Minnesota's first nonbinary elected state representative wins in Duluth

As a first-time candidate, Alicia Kozlowski has demonstrated an ability to break barriers. They won in eastern Duluth's House 8B race.

Alicia Kozlowski, DFL candidate for Minnesota State House 8B
Alicia Kozlowski, DFL candidate for Minnesota State House District 8B, poses outside the Duluth Entertainment Convention Center's Harbor Side Ballroom where a DFL gathering was held Tuesday.
Dan Williamson / Duluth News Tribune
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DULUTH — Alicia Kozlowski has been elected to serve as eastern Duluth’s next District 8B representative in the Minnesota Legislature, becoming the first nonbinary elected state representative in Minnesota and the first Indigenous person from Duluth voted into House.

"Just standing here, this moment is like everything that we've been building for with this community and that I've been building for my whole life," Kozlowski said after learning the results. "It's emotional. I'm taking it all in, because of what we've done. And blazing trails is just a thing I do, shattering barriers and I'm soon to become the first nonbinary elected state representative is an enormous gift and responsibility."

With all of Duluth's precincts reporting Tuesday, Nov. 8, Kozlowski, with 70.95% of the vote, led Republican Becky Hall, with 28.83% in her column.

Running on the DFL ticket, Kozlowski (who uses they/them pronouns) works in communications for the city of Duluth. They graduated from the University of Minnesota Duluth as an undergraduate and went on to earn a master’s degree in business administration from the College of St. Scholastica. Kozlowski and their partner live in the Hunters Park neighborhood with their 8-year-old child.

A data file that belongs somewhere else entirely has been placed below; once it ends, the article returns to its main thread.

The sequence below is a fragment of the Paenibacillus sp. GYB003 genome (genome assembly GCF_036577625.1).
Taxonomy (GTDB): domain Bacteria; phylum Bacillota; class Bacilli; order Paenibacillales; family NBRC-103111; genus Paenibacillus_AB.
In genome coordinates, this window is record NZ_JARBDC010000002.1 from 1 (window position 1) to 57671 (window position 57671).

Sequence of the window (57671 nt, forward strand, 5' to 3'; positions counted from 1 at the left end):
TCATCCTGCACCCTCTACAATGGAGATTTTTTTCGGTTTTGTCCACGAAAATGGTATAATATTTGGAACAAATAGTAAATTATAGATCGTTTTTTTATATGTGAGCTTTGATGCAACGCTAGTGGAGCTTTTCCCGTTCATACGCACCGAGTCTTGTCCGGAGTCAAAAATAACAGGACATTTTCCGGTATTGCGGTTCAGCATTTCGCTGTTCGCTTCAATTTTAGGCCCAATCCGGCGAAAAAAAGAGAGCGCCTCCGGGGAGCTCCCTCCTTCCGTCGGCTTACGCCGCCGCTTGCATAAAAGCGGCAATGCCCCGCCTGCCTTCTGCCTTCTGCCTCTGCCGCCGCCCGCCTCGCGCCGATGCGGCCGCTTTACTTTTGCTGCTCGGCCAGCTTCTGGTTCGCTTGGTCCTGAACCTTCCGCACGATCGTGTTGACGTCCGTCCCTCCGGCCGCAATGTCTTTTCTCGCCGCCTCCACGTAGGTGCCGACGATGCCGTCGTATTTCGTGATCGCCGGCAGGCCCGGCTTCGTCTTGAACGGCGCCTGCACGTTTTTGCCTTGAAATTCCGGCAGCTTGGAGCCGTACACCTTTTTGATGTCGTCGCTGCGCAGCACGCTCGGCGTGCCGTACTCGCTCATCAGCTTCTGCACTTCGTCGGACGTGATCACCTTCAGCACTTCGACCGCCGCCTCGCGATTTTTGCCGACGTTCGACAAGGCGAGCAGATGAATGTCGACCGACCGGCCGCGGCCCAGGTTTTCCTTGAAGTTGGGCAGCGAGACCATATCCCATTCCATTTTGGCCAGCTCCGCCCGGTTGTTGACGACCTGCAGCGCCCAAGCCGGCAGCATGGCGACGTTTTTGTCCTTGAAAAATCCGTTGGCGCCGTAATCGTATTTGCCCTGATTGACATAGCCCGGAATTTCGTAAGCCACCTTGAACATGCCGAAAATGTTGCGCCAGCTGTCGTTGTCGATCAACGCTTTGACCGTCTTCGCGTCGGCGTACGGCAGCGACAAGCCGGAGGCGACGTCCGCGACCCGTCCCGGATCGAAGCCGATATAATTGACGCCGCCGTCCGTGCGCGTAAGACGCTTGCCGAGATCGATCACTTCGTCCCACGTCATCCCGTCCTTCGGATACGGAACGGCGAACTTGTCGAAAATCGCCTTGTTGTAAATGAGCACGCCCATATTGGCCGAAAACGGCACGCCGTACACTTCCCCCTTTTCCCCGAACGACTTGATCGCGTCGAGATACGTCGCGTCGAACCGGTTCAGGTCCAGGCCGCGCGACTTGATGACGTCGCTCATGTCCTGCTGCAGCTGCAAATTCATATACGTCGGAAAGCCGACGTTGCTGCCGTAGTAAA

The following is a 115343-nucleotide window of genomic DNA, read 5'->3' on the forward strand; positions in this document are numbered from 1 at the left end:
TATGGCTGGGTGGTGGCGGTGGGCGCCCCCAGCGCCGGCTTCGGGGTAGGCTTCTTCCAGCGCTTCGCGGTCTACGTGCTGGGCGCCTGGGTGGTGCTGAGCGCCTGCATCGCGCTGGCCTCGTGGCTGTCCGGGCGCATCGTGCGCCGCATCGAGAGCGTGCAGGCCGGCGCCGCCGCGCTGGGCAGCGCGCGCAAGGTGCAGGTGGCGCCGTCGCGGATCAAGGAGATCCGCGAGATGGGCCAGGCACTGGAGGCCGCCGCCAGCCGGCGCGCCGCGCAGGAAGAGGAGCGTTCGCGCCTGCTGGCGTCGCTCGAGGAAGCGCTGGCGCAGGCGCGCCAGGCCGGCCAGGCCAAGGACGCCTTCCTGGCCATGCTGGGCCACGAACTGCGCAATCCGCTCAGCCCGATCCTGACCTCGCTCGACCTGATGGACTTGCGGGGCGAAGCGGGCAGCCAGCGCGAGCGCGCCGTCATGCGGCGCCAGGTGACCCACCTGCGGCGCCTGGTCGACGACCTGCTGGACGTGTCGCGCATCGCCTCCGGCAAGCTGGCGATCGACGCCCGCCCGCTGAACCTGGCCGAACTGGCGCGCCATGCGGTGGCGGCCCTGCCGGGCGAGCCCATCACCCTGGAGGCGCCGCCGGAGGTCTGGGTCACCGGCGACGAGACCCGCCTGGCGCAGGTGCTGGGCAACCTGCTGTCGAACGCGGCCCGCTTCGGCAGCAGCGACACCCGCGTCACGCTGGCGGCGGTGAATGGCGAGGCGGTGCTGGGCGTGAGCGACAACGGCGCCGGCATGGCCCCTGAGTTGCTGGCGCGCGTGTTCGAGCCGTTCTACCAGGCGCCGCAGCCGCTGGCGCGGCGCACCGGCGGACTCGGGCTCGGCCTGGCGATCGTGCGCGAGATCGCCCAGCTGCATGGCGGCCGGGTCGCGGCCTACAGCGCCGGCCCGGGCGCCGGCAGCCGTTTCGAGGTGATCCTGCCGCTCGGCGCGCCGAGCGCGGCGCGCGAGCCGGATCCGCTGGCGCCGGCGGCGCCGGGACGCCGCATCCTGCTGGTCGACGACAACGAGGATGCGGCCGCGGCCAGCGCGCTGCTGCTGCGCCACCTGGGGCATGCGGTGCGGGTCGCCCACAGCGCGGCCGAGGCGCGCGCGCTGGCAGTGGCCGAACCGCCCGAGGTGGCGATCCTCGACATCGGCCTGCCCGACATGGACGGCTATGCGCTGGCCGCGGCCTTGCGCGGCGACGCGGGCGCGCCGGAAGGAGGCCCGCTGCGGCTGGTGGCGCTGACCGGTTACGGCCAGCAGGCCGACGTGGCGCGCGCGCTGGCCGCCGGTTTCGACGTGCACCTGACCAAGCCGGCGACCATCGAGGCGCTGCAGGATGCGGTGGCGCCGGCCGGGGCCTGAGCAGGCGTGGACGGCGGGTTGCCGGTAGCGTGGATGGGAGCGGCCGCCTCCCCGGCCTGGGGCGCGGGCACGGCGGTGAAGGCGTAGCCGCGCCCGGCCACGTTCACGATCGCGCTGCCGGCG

Alicia Kozlowski, DFL candidate for Minnesota State House 8B, and members of her campaign team
Alicia Kozlowski, bottom row, second from right, gets in position for a photo with friends and campaign team members Tuesday at the Duluth Entertainment Convention Center.
Dan Williamson / Duluth News Tribune

"I know what it's like to be raised up by this community. I'm living proof of what's possible when people come together and insist and demand that we matter and invest in our people," Kozlowski said at a recent candidate forum. "Against all odds, I'm here as a dealer of hope, precisely as a Latinx, Ojibwe, gender-nonconforming person. It is that ember that burns inside of me that knows that not just one person can rise, that we all can rise together, and we matter."


Kozlowski said they were inspired to enter politics in large part because of their late father, Ray “Skip” Sandman, a Fond du Lac Band elder, spiritual healer and two-time congressional candidate, who fiercely opposed copper-nickel mining because of the threat it could pose to water quality.

Kozlowski supports "show-it-first legislation" that would require mining companies to demonstrate that copper-nickel mines can operate safely before they are allowed to set up shop in northern Minnesota.

Sandman unexpectedly died last week following a heart attack.

Reflecting on his absence, Kozlowski said, "We started this journey together, and to not have him here is tough for me and it's tough for the community. But I know this is exactly where he'd want to be. And I feel his spirit."

Peter Passi covers city government for the Duluth News Tribune. He joined the paper in April 2000, initially as a business reporter but has worked a number of beats through the years.
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